For some time, I wanted a keyboard to use for entering keyboard shortcuts, one that’s both small & wireless, as well. So I looked around and found Dierya DK63, which filled the gap for me. It’s a great keyboard if you want something for typing & entering data without taking much space. Since it’s the smallest keyboard form factor ☇ that doesn’t eliminate the numbers keys like 40% keyboards do.
Dierya DK63 come in 4 switches types (Brown, Black, Red & Blue). I own the Switch brown version, which I bought last year. So this review come after using it for a good amount of time. It supports both Bluetooth & wired mode, and offers a good amount of customization options to be useful in multiple ways.
I will explain all that in details through the rest of the review~
Quickly go to:-
- Compact design that doesn’t take much space.
- Good keyboard for entering keyboard shortcuts.
- Affordable price.
- Placement of arrow keys could be annoying for those not used to it.
- Rechargeable Battery capacity:- 1900 mAh
- Has many RGB Lighting Effects
- Wireless effective range:- 10m.
- Can be connected by wire or wireless via Bluetooth
- A choice of multiple Switches (Brown, Black, Red & Blue).
Dierya DK63 is a 60% keyboards, for those who don’t know what a 60% keyboard is, it’s a compact keyboard form factor ☇ that lacks the F-Keys, numpad & navigational keys. You need to press FN + any of the numbers keys to use the F keys. These keyboards sometimes come with arrow keys, and sometimes they don’t. In case of Dierya DK63, the arrow keys are there.
One thing that annoyed me about this keyboard is the placement of the arrow keys right to the left of the shift key. It made me press the shift key instead of the up arrow key many times, since I wasn’t used to that placement. Fortunately, I got used to that after some time.
You can connect Dierya DK63 to your computer via USB cable, and use it just like any USB keyboard, or you can connect it wirelessly via Bluetooth. You can also press FN+R to toggle between both modes. When Dierya DK63 is in Bluetooth mode, you can connect to up to 3 devices. You can switch between the devices by pressing FN + Z for the 1st device, FN + X for the 2nd device & FN + C for the 3rd device.
Just like many mechanical keyboards, you can use a separate USB-A To USB-C in wired mode. That’s good since in case the cable got damaged or anything, you could easily replace it. That also means you can buy one of those beautiful coiled cables, like this one here:-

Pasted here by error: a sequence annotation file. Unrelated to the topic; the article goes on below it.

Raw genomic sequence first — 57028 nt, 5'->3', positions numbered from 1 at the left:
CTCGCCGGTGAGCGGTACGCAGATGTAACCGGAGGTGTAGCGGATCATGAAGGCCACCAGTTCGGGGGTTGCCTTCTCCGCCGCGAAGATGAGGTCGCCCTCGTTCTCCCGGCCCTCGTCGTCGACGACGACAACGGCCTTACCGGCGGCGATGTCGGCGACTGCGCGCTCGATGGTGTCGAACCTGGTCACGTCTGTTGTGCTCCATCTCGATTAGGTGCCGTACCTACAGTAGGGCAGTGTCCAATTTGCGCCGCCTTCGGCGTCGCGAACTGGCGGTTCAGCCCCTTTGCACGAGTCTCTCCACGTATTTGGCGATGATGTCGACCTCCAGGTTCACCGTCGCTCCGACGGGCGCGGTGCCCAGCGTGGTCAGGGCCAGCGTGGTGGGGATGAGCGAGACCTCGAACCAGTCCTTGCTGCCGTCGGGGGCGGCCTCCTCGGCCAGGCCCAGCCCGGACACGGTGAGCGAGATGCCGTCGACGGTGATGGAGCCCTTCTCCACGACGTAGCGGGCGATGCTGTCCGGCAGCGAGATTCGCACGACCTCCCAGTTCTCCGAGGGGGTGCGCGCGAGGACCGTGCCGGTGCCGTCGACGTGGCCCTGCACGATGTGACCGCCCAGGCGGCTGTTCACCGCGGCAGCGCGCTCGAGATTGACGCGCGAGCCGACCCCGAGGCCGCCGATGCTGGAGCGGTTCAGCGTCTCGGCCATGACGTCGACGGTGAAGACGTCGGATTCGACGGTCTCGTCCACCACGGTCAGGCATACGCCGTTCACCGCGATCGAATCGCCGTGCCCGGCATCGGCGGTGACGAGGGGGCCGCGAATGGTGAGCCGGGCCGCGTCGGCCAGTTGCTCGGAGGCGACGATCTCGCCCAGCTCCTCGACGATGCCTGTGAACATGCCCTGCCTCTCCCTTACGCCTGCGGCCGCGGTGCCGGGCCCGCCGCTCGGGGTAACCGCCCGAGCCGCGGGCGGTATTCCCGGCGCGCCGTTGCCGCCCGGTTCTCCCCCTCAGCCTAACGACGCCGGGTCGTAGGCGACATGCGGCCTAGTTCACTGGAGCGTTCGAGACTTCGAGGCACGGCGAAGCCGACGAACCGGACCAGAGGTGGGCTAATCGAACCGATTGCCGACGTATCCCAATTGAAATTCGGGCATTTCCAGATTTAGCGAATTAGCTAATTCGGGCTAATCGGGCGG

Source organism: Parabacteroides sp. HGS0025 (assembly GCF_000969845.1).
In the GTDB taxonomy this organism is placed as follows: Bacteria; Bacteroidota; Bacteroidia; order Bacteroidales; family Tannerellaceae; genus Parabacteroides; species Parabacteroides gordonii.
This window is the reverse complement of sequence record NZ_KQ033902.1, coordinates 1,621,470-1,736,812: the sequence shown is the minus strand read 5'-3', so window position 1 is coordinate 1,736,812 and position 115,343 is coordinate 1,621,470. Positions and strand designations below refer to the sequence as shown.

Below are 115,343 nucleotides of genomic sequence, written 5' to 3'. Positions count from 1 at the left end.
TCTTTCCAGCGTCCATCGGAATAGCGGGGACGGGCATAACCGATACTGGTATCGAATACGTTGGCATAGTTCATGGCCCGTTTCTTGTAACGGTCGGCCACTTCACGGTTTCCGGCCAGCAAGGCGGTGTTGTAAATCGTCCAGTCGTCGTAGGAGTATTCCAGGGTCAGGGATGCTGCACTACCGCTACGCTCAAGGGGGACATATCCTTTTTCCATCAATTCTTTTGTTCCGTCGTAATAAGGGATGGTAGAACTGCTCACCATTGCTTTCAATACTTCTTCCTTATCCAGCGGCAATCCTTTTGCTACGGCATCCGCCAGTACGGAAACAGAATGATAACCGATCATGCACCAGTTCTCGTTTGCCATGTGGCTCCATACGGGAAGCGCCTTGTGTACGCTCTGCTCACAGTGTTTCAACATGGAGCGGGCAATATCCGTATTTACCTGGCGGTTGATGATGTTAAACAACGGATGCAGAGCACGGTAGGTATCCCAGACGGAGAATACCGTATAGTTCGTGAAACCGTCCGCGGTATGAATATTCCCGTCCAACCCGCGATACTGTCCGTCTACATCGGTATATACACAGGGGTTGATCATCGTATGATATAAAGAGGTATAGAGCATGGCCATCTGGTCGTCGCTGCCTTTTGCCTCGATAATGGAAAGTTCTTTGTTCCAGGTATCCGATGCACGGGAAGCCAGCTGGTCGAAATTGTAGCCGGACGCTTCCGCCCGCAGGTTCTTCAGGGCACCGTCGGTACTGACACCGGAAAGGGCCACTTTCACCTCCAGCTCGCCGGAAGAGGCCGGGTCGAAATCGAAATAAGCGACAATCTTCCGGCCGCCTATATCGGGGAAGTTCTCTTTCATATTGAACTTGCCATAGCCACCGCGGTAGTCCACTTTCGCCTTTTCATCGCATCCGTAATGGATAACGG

Dierya DK63 is available in 4 Switches types:- Brown, Red, Blue & Black. My keyboard is the brown switches version. To give you an idea on how it feels, whenever you press any key, you feel a little tactile bump, but that bump is too light compared to the blue Switches. Although it’s not linear like red switches. The bump not very noticeable when you type fast.
Dierya DK63’s keyboard software allows you to customize any key to do any function, including mouse clicks, keyboard shortcuts & macros. Some examples you could make the keyboard do:-
- Map the Z Key to E.
- Map the P key to do CTRL + P instead.
- Map the T key to do left mouse click.
- Map the U key to run a macro (a series of key presses in a certain order).
The software allows you to create macros and assign them to any key. You can also customize the lights. You can choose between multiple solid colors or one of multiple RGB patterns. It’s worth noting you could change the RGB pattern by pressing FN + ? on the keyboard itself, even if the keyboard software it’s not installed.
Once you’re done, the changes are saved into the keyboard firmware. That means any other keyboard connected to your system won’t be affected. That makes Dierya DK63 a suitable to be used as a keyboard shortcuts device.
As far as I know, you can’t customize the FN Layer, which is a shame, if you asked me.
Giving its small size & customization options, Dierya DK63 is a great keyboard for artists that use a graphic tablet & want a small keyboard to use to input keyboard shortcuts. While you can literally use any keyboard for that, larger keyboards forces you to extend your arms a bit too much for that. In my opinion, 60% keyboard form factor are generally the ideal size for that purpose.
Since I bought it, I found Dierya DK63 to be a good mechanical keyboard that’s also small & affordable. My main gripe about Dierya DK63 is the lack of more customization options.
I hope my review has gave you a good idea about Dierya DK63, and that I managed to show you all its pros & cons in some depth, and see you again in another review.
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